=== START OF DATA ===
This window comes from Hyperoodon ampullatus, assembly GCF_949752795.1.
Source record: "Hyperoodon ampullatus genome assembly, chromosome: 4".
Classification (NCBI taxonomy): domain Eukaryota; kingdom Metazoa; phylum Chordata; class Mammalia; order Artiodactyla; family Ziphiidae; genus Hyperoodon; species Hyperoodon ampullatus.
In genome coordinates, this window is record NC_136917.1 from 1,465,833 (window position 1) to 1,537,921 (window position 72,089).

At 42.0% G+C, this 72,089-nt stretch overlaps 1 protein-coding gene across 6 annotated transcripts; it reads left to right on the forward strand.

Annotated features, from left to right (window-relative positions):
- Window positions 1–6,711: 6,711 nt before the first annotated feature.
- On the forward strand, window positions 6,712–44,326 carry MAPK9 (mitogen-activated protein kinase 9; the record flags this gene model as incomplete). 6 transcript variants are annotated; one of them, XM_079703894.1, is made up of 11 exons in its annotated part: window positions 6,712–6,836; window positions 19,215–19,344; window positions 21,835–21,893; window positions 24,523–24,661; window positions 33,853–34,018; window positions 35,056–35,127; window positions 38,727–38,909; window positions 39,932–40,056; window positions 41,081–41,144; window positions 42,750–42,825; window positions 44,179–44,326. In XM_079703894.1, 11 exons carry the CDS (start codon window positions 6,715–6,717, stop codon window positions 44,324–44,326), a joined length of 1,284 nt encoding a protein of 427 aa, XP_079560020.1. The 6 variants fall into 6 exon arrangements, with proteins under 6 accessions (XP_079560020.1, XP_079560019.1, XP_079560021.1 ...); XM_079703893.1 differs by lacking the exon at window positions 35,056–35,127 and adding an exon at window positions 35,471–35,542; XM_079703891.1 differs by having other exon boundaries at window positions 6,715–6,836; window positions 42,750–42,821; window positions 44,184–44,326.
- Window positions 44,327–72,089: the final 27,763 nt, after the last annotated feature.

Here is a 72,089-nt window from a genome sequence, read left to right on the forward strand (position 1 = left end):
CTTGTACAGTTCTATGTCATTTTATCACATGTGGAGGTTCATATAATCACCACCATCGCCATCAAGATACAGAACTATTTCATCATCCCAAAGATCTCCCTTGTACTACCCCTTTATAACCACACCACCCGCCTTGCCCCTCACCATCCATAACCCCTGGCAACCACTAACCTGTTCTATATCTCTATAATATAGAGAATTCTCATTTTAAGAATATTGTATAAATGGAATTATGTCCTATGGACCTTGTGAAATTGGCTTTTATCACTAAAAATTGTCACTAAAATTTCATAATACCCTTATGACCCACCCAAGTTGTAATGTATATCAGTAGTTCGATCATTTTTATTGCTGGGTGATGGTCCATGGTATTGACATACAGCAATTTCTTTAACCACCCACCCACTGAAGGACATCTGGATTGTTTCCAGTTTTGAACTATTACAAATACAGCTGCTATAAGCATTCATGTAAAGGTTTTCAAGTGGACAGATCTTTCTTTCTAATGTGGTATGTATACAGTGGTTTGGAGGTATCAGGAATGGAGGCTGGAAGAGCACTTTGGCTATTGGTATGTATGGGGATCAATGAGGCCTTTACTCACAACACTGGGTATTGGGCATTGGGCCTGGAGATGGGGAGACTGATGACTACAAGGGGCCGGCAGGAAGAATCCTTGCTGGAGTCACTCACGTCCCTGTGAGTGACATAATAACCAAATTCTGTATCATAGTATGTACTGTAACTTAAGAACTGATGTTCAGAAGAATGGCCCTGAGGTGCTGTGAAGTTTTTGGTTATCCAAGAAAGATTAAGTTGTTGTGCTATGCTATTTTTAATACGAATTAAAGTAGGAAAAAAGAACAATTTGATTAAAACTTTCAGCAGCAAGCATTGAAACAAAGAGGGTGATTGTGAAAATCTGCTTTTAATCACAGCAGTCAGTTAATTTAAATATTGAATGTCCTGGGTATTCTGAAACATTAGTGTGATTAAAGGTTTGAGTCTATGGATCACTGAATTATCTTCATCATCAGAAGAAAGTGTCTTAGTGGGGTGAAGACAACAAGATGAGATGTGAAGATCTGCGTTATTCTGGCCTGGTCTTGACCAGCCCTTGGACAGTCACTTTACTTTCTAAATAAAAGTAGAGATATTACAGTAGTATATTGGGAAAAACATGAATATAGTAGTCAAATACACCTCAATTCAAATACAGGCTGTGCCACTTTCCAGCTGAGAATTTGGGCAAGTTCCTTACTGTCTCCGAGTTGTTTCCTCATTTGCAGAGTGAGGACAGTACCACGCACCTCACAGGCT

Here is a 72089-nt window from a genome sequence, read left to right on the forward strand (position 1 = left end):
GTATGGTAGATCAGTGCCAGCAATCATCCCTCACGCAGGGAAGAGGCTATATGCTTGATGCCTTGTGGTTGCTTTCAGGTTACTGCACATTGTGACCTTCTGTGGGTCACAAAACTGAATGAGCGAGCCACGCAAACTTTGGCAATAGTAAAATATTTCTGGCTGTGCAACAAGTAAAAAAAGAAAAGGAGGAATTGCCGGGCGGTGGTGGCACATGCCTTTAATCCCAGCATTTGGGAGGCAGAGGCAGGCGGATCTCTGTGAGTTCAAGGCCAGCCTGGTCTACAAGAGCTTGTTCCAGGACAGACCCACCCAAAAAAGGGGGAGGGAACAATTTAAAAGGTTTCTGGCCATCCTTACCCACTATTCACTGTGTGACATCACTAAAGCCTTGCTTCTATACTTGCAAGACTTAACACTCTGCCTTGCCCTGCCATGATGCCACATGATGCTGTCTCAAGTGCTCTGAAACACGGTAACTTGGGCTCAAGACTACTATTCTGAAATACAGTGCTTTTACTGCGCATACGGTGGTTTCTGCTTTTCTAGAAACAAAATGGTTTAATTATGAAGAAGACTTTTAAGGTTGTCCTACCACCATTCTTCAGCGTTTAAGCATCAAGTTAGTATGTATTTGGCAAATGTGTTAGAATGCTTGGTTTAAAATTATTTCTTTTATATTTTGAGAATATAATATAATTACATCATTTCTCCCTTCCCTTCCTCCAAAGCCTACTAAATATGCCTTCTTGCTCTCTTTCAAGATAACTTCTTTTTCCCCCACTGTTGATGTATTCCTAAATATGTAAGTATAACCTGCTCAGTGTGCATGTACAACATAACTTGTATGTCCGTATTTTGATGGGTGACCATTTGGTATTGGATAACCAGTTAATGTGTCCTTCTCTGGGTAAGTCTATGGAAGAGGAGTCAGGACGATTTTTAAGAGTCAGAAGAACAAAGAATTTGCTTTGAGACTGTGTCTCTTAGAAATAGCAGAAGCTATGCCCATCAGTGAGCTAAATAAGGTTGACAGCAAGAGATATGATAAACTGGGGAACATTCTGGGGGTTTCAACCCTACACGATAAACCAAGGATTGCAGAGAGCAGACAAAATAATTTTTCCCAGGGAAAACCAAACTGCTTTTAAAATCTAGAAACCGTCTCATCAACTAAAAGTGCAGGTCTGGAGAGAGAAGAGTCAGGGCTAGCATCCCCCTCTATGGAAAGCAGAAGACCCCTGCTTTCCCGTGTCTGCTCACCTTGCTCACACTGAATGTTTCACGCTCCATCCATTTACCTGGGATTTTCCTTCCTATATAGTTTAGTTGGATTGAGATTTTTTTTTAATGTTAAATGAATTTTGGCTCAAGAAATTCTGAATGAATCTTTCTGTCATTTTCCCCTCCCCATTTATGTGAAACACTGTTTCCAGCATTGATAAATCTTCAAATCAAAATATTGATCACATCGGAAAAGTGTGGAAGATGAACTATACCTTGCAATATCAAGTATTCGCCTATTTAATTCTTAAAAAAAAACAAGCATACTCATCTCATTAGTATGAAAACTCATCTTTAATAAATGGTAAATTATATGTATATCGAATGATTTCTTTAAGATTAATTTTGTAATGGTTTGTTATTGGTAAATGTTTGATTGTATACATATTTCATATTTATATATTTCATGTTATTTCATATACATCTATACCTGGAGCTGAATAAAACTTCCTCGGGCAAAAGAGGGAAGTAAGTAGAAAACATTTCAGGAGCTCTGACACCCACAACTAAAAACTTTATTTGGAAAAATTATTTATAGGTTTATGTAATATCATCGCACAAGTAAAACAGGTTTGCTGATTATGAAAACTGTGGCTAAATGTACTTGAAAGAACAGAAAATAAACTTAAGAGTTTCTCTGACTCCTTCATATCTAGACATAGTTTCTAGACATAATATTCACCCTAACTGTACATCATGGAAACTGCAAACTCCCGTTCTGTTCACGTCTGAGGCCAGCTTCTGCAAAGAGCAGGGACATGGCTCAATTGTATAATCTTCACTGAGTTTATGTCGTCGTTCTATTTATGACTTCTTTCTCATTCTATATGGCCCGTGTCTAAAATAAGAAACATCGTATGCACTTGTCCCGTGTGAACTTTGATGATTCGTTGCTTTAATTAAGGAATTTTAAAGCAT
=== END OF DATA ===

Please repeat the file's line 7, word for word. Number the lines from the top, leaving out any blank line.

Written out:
- Window positions 1–6,711: 6,711 nt before the first annotated feature.